Don't Ask A Cop
For Help In St. Petersburg
SAINT PETERSBURG, Nov 9 (AFP) - In Saint Petersburg, never ask a policeman: you could have your cash and papers stolen, be beaten and tortured and end up in hospital.
Konstantin Zhuravlev, a 31-year-old medical doctor, ended up in hospital in a serious condition after spending a few hours at the police station where officers said they wanted to check his identity papers.
"I was on my way home when two policemen asked to see my papers. As soon as they saw I had 3,500 roubles (about 140 dollars) on me they took me to the police station.
"There, one of them put the money in his pocket. I asked for it back, then they began to hit me.
"After beating me for several hours, they made me sign a paper saying I had no complaints against the police and then threw me out, pennyless and without identity papers," said Zhuravlev.
Boris Gaidar, a surgeon and teacher at the Military Medical Academy, said this sort of case was frequent in Saint Petersburg.
"Cases of head injuries inflicted in police stations are frequent in our clinic, especially during the night shift," he said.
"If people try to defend themselves against the police, they end up in hospital," said Maxim, a 37-year-old journalist who also was molested during a short stay in one of the city's police stations.
Some 360 cases of law-breaking by the police have been registered here so far this year, official figures say, but there have been only 83 prosecutions.
Rapes are regularly reported, usually of prostitutes taken to the police stations, later to be released.
Police misbehaviour is also frequent in the rest of Russia. Deputy Interior Minister Valery Fiodorov at the end of October quoted an opinion poll of 80,000 people as saying that only 42 percent of Russians trusted the police, notably because of their brutal methods.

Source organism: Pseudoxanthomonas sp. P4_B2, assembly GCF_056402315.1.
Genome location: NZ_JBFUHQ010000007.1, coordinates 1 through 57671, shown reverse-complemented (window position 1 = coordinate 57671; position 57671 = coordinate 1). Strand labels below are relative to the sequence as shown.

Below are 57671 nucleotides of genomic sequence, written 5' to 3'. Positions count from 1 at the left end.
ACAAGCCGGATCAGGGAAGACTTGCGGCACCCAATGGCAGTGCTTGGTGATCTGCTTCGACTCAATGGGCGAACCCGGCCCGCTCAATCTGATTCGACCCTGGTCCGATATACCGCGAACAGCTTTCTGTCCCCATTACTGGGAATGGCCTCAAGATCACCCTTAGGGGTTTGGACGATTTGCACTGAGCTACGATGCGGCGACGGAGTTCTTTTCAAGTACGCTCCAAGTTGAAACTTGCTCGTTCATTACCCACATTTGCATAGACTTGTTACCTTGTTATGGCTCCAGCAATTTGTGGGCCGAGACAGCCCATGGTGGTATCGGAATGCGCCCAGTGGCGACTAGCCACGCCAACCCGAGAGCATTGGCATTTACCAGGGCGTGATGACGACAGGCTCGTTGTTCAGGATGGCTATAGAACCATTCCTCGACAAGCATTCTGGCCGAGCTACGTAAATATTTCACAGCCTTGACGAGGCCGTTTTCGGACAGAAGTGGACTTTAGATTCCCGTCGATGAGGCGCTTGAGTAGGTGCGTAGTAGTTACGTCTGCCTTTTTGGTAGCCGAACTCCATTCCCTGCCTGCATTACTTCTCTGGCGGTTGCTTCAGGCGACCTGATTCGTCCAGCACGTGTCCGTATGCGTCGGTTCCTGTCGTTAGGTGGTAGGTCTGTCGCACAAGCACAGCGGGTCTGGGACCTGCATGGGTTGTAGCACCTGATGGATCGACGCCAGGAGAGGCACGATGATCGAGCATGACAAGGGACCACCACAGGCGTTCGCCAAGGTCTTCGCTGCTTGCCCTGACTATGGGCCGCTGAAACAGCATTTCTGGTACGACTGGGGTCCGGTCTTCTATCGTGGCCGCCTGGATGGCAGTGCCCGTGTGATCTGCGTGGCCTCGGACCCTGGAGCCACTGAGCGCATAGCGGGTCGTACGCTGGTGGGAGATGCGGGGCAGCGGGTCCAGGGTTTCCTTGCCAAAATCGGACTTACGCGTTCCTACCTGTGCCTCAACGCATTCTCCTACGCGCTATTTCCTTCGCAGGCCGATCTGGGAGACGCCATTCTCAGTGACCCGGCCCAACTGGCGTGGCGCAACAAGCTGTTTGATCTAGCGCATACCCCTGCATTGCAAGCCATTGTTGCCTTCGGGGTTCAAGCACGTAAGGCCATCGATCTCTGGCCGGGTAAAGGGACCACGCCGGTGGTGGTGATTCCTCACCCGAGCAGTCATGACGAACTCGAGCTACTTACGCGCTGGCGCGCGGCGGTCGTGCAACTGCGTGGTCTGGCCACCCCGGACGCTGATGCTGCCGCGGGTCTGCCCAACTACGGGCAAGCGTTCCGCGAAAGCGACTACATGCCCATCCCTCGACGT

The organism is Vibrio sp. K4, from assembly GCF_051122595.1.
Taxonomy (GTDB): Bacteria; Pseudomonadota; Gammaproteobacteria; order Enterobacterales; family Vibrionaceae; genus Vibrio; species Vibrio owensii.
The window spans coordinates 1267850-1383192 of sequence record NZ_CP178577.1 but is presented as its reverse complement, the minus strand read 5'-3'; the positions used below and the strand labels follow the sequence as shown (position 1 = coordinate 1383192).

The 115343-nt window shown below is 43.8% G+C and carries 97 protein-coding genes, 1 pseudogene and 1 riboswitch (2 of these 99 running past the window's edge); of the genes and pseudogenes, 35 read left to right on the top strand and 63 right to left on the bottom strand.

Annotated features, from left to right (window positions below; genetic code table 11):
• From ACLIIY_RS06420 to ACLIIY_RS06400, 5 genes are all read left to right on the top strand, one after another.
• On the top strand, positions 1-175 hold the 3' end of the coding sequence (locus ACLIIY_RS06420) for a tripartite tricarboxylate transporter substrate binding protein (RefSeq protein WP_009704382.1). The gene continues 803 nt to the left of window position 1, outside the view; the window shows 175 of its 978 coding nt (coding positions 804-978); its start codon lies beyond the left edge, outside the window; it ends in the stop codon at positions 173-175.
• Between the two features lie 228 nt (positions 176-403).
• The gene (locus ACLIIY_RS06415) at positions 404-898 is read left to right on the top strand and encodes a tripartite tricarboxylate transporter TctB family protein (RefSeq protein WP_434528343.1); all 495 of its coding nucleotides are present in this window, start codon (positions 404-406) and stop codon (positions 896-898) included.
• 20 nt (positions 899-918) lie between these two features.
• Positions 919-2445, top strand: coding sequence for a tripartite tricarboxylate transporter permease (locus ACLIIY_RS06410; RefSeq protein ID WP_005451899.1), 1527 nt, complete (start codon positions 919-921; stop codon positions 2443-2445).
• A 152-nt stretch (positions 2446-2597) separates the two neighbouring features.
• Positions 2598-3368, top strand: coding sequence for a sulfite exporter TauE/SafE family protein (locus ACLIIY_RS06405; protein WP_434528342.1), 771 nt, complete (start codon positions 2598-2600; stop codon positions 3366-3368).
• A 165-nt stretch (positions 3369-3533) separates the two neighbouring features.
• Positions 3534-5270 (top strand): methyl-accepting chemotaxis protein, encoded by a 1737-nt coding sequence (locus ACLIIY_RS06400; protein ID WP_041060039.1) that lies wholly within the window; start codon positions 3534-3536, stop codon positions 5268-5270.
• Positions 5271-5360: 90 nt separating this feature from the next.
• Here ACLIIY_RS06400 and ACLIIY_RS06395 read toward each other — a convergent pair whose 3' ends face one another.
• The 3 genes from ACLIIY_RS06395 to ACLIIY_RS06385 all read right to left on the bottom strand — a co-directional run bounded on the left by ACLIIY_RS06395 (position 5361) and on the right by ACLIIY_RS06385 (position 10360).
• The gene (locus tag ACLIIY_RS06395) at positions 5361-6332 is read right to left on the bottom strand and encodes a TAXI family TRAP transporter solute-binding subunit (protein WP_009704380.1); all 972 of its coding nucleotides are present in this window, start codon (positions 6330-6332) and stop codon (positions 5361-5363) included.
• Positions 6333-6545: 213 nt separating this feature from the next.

Alexander Kulikov, who heads a police internal disciplinary body, says it is very difficult to provide proof of offences by police. "There are no witnesses to thefts or beatings," he said.
But the newspapers frequently report excesses. The daily Petersburg Express recently said that two policemen had been arrested on suspicion of killing a homeless person.
The same newspaper said one of the city's municipal councillors, Vladimir Belozerskikh, was recently beaten up after being arrested for "insolence".
"If you have been drinking, even moderately, the police are free to do what they like," said Alexander Rezunov, a 39-year-old shopkeeper.
The most frequent motive for police misbehaviour is venality in a profession where the average pay is around 1,000 rubles (40 dollars) a month.
Natasha, a young woman from Saint Petersburg, recently lost a boy-friend after he was beaten to death during a night in a police station. "I am more frightened of the police than the criminals," she said.